Chronic hepatitis C virus (HCV) infection represents a major health system challenge for the United States, with approximately 3 million prevalent cases that could increase spending on pharmaceuticals substantially to treat eligible patients.1,2 Prior to the first direct acting antiviral (DAA) medications receiving approval, this disease had classically been treated with ribavirin and pegylated interferon. Newer DAA therapies have become the standard of care for patients with chronic HCV infection due to efficacy and tolerability.3 Economic models demonstrate the cost-effectiveness of these therapies and that the decline in work productivity reported in patients with untreated HCV infection leads to an estimated $7.14 billion in lost work suggesting that treating HCV infection in these patients would lead to an annual productivity savings of $2.7 billion over a 1-year horizon.4–6 Despite potential advantages of treating patients with these new therapies, strategies to control spending have created additional restrictions that may create barriers to care for many patients.7
Prior authorization is the process by which insurance companies determine whether treatment is medically necessary for an individual based on his or her diagnosis and condition. DAA therapy usually requires prior authorization or preapproval from third-party payers due to high costs. Do et al8 found in a real-world HCV-infected cohort that 1 in 5 patients were denied access to these medications upon initial request. The majority of these initially denied patients eventually did receive prior authorization through the appeals process, with only 10% of patients unable to receive approval, indicating a potential administrative barrier that delays treatment of those who should be eligible.8
The administrative time involved in processing authorization requests to providers and health systems may impact overall clinic operations and efficiency, as well as add complexity for patients navigating the system. Communication between patients and providers throughout the HCV infection treatment cycle has been identified as a critical component of uptake and perception of patients' treatment experiences.9 Additional time spent by clinic staff on administrative burdens poses an operational challenge that could increase wait times for HCV-infected patients or reduce the amount of time spent on providing education, information, or support. Patients undergoing treatment for HCV have also expressed a desire for multidisciplinary services, so incorporating collaborative processes that include physicians, nurses, and pharmacists could help enhance the patient experience.10,11
The high cost of DAA therapy over the course of 3 to 6 months creates a situation where any factors reducing the overall effectiveness of the treatment could eliminate the downstream cost-savings as fewer patients reach clinical cure. Patient-centered research in HCV infection has identified limitations of the medical system as a potential barrier to treatment adherence and completion.9 Long wait times to receive care may diminish the real-world effectiveness of these therapies, as patients frustrated with the system may become less engaged.9 The objective of this study was to evaluate the effectiveness of one collaborative approach implemented at a large urban academic medical center (MC) to obtain prior authorization approval for HCV therapy.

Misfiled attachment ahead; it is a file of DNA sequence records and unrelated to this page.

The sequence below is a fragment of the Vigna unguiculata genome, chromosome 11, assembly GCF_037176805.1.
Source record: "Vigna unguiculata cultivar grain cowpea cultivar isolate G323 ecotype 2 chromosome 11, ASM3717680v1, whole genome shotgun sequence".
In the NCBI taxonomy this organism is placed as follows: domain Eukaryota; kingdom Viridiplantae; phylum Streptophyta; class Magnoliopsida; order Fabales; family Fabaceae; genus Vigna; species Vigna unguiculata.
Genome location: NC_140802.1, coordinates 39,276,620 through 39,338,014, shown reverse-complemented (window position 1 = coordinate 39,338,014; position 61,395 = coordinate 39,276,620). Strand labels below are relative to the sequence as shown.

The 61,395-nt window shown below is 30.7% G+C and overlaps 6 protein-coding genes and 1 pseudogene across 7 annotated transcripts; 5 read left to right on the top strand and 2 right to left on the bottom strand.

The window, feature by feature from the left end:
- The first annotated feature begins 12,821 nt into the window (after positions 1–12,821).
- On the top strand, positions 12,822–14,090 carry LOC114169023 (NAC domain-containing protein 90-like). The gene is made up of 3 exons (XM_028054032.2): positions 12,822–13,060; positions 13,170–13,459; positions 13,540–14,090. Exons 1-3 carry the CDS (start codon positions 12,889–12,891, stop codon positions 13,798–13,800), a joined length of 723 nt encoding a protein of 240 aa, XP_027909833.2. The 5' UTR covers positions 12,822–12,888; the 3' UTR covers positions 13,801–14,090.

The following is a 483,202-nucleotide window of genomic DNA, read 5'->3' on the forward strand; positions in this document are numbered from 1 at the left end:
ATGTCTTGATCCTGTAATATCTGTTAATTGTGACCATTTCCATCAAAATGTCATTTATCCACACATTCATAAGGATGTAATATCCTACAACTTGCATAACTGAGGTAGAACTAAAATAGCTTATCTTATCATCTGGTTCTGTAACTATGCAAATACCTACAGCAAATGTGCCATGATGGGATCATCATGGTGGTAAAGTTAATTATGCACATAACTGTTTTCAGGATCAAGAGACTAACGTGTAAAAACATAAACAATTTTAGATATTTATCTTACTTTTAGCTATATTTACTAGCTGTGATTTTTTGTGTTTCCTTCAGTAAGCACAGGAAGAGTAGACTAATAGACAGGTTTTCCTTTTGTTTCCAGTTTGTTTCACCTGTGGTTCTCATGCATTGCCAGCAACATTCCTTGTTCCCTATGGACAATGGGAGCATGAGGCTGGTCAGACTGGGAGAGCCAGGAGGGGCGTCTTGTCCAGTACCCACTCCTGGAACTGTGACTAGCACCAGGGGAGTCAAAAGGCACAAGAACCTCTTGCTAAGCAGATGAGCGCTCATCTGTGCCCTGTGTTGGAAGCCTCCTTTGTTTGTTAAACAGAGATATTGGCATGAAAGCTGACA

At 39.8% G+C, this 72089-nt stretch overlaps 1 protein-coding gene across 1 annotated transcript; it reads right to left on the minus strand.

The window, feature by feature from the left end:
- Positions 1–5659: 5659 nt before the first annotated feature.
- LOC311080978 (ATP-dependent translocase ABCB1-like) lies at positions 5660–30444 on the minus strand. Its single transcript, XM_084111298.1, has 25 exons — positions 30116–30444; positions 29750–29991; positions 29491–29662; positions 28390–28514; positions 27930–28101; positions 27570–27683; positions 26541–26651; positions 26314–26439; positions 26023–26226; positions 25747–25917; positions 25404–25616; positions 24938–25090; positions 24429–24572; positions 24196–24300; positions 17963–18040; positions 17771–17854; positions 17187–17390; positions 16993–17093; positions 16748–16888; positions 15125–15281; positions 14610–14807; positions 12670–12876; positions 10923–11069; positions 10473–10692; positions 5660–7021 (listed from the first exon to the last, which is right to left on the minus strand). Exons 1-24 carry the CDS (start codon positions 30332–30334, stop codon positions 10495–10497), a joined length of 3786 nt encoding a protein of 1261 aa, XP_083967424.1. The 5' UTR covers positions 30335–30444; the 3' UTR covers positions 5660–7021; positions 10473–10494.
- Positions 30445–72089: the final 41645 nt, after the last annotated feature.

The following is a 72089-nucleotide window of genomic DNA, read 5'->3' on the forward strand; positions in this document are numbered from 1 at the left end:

In 2014, the MC implemented an interdisciplinary team-based approach to obtain prior authorization approval for HCV therapy. The authors observed the clinic's prior authorization office practice. Following an internal review of process time and workflow, the authors developed a new workflow and proposed a team-based approach by training and creating a new role for an advanced pharmacy technician as a billing specialist for the clinic. A trained pharmacy technician was designated to work within an outpatient hepatology clinic alongside a new registered nurse coordinator to obtain prior authorization approval for medications for HCV infection. Before implementation of this process, the specialty pharmacy had no direct access to patients' clinical information. Pharmacy staff relied on clinical information necessary for prior authorization approval being faxed to the pharmacy by a nurse within the clinic.
Clinic providers electronically prescribe medications for HCV infection to the MC pharmacy for patients who wished to fill their prescriptions at this pharmacy. The clinic-based pharmacy technician gathers any necessary clinical information from the providers, nursing staff, or electronic medical record (EMR) directly and coordinates the prior authorization process to obtain necessary documentation required by the patients' pharmacy benefits manager (PBM). The registered nurse assisted in ordering laboratory tests and scheduling patient visits for the clinic. The pharmacy technician also submitted information to PBMs, requiring laboratory results after 4 weeks of treatment. Examples of required clinical information include HCV genotype, HCV RNA viral load, previous treatments, biopsy results, medical history, and fibrosis score. Upon approval, the pharmacy technician communicates with the specialty pharmacy and the patient to coordinate pick up or delivery of the medication.
A retrospective, observational study design was used to describe wait times before and after process implementation. This pilot included a convenience sample of any patients treated with at least one DAA therapy from the clinic during the observation period. The interdisciplinary team-based process was implemented in November 2014. Patients treated between January 2014 and October 2014 were included in the preintervention sample to capture patients on newer DAA regimens that were approved in November and December 2013.12 Patients treated between January 2015 and April 2015 were included in the postintervention sample. Patients treated in November 2014 and December 2014 were excluded from the sample to allow for a washout period as the technician transitioned into the clinic. Patients were excluded from the study if their prescriptions for DAA therapy were not processed as of June 5, 2015.